I imagine that adjusting one’s behaviour might help an individual to fit in with certain groups, but now that we have the added stress and intensity of social media it is too easy to put someone down for behaving or dressing differently as everyone is carrying around phones and taking and posting pictures and videos, with little thought of the consequences this may have on the person involved.

This leads to my question; can we change this negative, unforgiving aspect of culture? What would it look like if we all took the attitude that kindness to others was more important than sharing information that we often do not even know is true, just to get a few likes? This I hope would lead to more thoughtful research and questioning about the stories we try to find out on others. More thoughtful research might stop people from jumping onto a hate bandwagon, or even better would lead to the understanding that humans can not and should not be defined by a single event or action, and not giving hateful stories any space to grow. We need to realize that we are all human, and we all make mistakes and if given the chance we can all change for the better.

I hope that in the future call out or cancel culture shifts to calling out hateful, narrow, and pointless judgements on others.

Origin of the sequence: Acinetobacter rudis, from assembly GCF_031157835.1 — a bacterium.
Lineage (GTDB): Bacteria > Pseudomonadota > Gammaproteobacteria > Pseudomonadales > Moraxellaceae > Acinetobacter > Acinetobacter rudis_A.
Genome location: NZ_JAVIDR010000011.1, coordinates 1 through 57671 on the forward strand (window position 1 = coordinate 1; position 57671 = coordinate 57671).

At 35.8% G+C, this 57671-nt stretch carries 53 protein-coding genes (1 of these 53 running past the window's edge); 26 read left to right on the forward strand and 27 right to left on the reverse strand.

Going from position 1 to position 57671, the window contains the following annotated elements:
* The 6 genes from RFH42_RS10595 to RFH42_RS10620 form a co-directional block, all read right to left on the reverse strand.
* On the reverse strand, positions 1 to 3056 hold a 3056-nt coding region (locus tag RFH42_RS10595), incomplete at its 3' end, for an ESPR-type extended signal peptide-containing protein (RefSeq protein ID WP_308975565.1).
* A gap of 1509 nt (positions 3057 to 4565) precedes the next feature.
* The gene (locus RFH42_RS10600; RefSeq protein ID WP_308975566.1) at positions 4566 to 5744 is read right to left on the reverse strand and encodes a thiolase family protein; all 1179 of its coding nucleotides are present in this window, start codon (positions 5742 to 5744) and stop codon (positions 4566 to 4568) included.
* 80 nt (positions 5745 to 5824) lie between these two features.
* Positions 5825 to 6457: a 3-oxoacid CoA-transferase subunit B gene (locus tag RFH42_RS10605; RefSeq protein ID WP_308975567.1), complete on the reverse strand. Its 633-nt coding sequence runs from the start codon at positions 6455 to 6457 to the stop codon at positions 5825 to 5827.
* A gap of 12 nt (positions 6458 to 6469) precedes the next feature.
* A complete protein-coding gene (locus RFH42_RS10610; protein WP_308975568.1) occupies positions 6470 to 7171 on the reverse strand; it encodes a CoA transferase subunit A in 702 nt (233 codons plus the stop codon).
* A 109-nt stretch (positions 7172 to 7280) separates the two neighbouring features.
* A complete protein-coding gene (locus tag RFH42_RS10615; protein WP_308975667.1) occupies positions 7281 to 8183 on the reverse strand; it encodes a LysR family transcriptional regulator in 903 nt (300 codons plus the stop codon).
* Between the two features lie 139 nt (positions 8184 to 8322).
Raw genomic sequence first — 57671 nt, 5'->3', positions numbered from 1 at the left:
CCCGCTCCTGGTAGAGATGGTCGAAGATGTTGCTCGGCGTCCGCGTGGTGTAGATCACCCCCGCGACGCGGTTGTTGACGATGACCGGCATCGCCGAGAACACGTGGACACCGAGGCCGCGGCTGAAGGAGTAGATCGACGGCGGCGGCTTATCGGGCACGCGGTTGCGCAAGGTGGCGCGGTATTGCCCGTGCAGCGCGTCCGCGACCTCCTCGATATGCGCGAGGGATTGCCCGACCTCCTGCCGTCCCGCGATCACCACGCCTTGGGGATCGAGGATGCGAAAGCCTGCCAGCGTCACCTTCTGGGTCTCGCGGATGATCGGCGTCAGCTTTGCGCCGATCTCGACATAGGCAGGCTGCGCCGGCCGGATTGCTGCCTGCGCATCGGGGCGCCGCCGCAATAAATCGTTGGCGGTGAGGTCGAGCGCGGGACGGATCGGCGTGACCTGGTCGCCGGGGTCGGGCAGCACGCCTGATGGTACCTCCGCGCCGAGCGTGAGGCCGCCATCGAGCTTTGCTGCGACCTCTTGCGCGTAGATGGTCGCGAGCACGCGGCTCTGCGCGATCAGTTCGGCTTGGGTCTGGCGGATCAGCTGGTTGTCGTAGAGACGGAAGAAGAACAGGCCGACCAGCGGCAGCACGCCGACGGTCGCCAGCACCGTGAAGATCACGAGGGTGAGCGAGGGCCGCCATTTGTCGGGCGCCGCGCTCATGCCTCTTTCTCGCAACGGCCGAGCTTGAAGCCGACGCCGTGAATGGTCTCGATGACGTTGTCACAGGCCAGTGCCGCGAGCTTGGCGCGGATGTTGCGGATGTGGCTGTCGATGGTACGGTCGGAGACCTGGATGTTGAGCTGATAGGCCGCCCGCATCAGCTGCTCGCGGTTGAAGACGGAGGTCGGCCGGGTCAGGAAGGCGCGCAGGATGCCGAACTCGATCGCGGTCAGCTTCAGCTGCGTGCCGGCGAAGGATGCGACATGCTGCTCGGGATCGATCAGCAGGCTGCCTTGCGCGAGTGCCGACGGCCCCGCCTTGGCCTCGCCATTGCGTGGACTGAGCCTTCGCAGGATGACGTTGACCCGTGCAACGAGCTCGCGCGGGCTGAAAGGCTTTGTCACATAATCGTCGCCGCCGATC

Works cited

  1. Meriam-Webster Dictionary. (n.d.). Ostracism. In Merriam-Webster.com dictionary. Retrieved April 26, 2023, from https://www.merriam-webster.com/dictionary/ostracism
  2. Heineman, D. S. (2019). Cancel culture: A millennial concept with roots in the 90s. Journal of International Business and Law, 18(2), 71-80.
  3. Williams, K. D. (2009). Ostracism: A temporal need-threat model. In Advances in Experimental Social Psychology (Vol. 41, pp. 275-314). Academic Press.
  4. Fehr, B., Sprecher, S., & Underwood, L. G. (2011). Forgiveness: Theories, research, and applications. Routledge.
  5. Haney, C., & Zimbardo, P. G. (1977). The socialization into criminality: On becoming a prisoner and a guard. In J. L. Tapp & F. J. Levine (Eds.), Law, justice, and the individual in society: Psychological and legal issues (pp. 203-222). Holt, Rinehart and Winston.
  6. Keller, J. (2019). The limits of forgiveness: Case studies in the distortion of a moral ideal. Routledge.
  7. Mazerolle, L., Bennett, S., Davis, J., & Sargeant, E. (2013). Legitimacy in policing: A systematic review. Campbell Systematic Reviews, 9(1), 1-103.
  8. Murphy, J. (2017). The rise and fall of American forgiveness. Oxford University Press.
  9. Restorative Justice Online. (n.d.). Restorative justice resources. Retrieved April 26, 2023, from https://restorativejustice.org/restorative-justice/about-restorative-justice/tutorial-intro-to-restorative-justice/restorative-justice-resources/
  10. Vassileva, J., Kaufman, J., Martin, E. M., & Tersigni-Tarrant, M. A. (2018). Rehabilitation and forgiveness: Neurobiological and cultural processes. The Journal of neuropsychiatry and clinical neurosciences, 30(3), 187-196. doi: 10.1176/appi.neuropsych.17070138